According to the Garland Daily News on June 17, 1949 terror and destruction descended upon the Duck Creek area of Garland Monday night. The flood claimed the lives of four and destroyed a million dollars worth of property.
Mrs. Donald Cooper, 21, of 1338 Briarwood Circle and four guests were caught in the flood as they left the Cooper home for higher ground. Mrs Cooper was torn from her husband’s grasp as they found temporary safety hanging onto a tree. He was rescued later by boat.
Mr. and Mrs. Auldon R. King and their 15 year old son Brad perished when the automobile in which they were riding was swept from the Avenue B bridge over Duck Creek.
Jim Gatewood’s summary: It was a night of stark terror as the turbulent waters knocked out the Garland Power & Light facilities. The telephones went dead when the phone company battery room was flooded. Grady McMahan got James “Red” Bankston from his creekside home. They went to Bankston’s Ford dealership and got the company wrecker. Then they returned to the creek area to assist people they knew were in trouble. Degge Circle was on the east creek bank of the raging Duck Creek. They let the tow cable out on the wrecker. Grady tied a rope around his waist and went into the distressed homes helping the people to high ground.
Joyce Garrison had left her infant with her parents on Degge Circle. The rampaging waters had caught the elderly couple completely by surprise. Both Red and Grady went out on the wrecker line. Grady was in front holding and guiding both grandparents through the torrent. Grady tuned to check on Red who was carrying the infant wrapped in a blanket. Red had disappeared.
Grady would never forget that moment of terror and frustration. He could not let go of the elders as they would perish.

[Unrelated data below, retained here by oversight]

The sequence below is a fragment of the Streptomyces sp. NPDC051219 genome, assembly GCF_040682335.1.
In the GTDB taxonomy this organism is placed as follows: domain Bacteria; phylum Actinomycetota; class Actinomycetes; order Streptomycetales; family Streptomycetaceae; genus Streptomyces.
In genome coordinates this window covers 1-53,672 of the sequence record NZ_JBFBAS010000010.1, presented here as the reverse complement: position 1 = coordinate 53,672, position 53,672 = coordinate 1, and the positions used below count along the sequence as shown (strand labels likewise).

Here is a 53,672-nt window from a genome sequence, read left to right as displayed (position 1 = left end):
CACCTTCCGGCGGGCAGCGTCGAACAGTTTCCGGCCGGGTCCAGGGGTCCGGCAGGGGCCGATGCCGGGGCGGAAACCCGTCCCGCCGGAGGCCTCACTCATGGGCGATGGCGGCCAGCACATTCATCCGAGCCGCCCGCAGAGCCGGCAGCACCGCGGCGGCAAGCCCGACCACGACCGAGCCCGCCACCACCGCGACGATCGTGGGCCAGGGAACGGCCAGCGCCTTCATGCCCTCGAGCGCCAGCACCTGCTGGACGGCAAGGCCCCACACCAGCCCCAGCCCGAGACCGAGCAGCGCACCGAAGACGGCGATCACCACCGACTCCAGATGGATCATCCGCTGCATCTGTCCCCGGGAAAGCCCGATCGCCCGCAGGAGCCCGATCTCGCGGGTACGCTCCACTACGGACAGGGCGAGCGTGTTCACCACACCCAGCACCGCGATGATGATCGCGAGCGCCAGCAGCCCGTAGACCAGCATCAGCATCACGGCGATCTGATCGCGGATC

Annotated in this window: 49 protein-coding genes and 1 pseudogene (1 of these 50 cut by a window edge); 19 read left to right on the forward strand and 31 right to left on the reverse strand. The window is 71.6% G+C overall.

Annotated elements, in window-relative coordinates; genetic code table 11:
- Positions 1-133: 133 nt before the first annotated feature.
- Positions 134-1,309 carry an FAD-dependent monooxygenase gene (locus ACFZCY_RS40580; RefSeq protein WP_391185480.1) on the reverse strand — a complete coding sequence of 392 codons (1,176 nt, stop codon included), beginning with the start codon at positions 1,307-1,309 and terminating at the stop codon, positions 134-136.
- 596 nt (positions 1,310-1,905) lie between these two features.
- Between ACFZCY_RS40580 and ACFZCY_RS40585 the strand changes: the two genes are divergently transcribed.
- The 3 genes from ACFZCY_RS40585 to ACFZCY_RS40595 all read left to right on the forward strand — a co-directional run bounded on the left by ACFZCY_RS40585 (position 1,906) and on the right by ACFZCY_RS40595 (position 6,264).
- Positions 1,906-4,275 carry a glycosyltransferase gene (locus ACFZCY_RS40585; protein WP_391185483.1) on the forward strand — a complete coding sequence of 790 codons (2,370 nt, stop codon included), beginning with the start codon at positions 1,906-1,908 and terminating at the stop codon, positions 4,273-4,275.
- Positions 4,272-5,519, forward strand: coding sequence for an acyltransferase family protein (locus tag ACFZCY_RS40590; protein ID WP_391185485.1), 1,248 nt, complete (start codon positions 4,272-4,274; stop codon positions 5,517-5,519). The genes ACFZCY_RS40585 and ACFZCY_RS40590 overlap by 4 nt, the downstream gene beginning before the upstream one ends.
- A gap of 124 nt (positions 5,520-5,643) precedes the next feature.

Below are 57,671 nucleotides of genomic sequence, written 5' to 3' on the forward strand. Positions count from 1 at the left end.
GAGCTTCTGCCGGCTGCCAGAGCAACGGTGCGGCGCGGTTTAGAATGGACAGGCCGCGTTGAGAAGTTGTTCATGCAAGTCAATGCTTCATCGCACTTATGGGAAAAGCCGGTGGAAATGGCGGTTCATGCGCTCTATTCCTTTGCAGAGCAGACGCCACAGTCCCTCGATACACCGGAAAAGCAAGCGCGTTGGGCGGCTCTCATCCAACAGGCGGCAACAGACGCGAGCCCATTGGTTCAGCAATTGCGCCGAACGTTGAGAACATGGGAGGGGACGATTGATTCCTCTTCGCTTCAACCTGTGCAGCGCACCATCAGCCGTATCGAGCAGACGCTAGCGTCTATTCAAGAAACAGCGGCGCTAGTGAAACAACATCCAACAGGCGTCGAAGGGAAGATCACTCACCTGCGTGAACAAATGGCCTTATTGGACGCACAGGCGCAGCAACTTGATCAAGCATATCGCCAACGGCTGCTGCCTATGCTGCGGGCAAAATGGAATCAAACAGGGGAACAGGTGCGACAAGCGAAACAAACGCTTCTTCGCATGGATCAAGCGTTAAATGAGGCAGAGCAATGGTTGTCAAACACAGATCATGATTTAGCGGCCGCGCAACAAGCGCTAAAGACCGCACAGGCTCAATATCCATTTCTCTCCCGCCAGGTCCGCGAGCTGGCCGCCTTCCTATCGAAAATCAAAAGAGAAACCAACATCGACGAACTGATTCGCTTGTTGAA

At that moment, Red bobbed up and caught the cable, still holding the baby. Red coughed, spit water, and cursed all in one breath. When the blanket was removed, they found the baby had slept through the whole episode. The two men would laugh later when Red would recount how he stepped in a hole but managed to regain his footing.
The two men worked through the night. An untold number of people owe their lives to Red Bankston and Grady McMahan for that night’s work.
The next morning, mounted on horseback, Grady led volunteers on the grim job of searching for the bodies of the flood victims. As they set out, the morning skies were still heavy with rain clouds. Fortunately, it did not rain much more. By dark, all the bodies had been recovered.
Marie McMahan (Grady’s wife) recalled that Grady had been gone for more than forty-eight hours. When he came in late that night, he didn’t change clothes, eat, or speak. He just threw himself into bed and didn’t get up or even turn over for almost eleven hours.
Photo courtesy WFAA TV. Text courtesy Garland Daily News and the book “Decker” by Jim Gatewood.